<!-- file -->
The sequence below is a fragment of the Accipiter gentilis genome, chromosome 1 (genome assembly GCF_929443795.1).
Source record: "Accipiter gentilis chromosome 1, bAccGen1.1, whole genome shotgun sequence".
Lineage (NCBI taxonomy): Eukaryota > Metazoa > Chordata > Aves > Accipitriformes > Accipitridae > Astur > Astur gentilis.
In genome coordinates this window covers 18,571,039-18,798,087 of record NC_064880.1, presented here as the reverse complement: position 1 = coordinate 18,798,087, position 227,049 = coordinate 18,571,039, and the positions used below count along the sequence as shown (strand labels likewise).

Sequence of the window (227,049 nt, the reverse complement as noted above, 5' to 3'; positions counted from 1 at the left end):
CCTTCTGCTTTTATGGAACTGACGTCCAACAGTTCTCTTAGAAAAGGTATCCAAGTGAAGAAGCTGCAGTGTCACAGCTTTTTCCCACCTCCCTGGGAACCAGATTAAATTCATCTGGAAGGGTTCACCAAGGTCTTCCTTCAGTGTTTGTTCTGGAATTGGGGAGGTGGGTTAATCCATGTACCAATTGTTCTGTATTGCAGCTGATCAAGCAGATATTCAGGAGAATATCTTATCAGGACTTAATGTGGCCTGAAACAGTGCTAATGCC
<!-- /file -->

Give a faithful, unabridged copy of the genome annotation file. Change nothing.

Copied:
The sequence below is a fragment of the Accipiter gentilis genome, chromosome 1 (genome assembly GCF_929443795.1).
Source record: "Accipiter gentilis chromosome 1, bAccGen1.1, whole genome shotgun sequence".
Lineage (NCBI taxonomy): Eukaryota > Metazoa > Chordata > Aves > Accipitriformes > Accipitridae > Astur > Astur gentilis.
In genome coordinates this window covers 18,571,039-18,798,087 of record NC_064880.1, presented here as the reverse complement: position 1 = coordinate 18,798,087, position 227,049 = coordinate 18,571,039, and the positions used below count along the sequence as shown (strand labels likewise).

Sequence of the window (227,049 nt, the reverse complement as noted above, 5' to 3'; positions counted from 1 at the left end):
CCTTCTGCTTTTATGGAACTGACGTCCAACAGTTCTCTTAGAAAAGGTATCCAAGTGAAGAAGCTGCAGTGTCACAGCTTTTTCCCACCTCCCTGGGAACCAGATTAAATTCATCTGGAAGGGTTCACCAAGGTCTTCCTTCAGTGTTTGTTCTGGAATTGGGGAGGTGGGTTAATCCATGTACCAATTGTTCTGTATTGCAGCTGATCAAGCAGATATTCAGGAGAATATCTTATCAGGACTTAATGTGGCCTGAAACAGTGCTAATGCC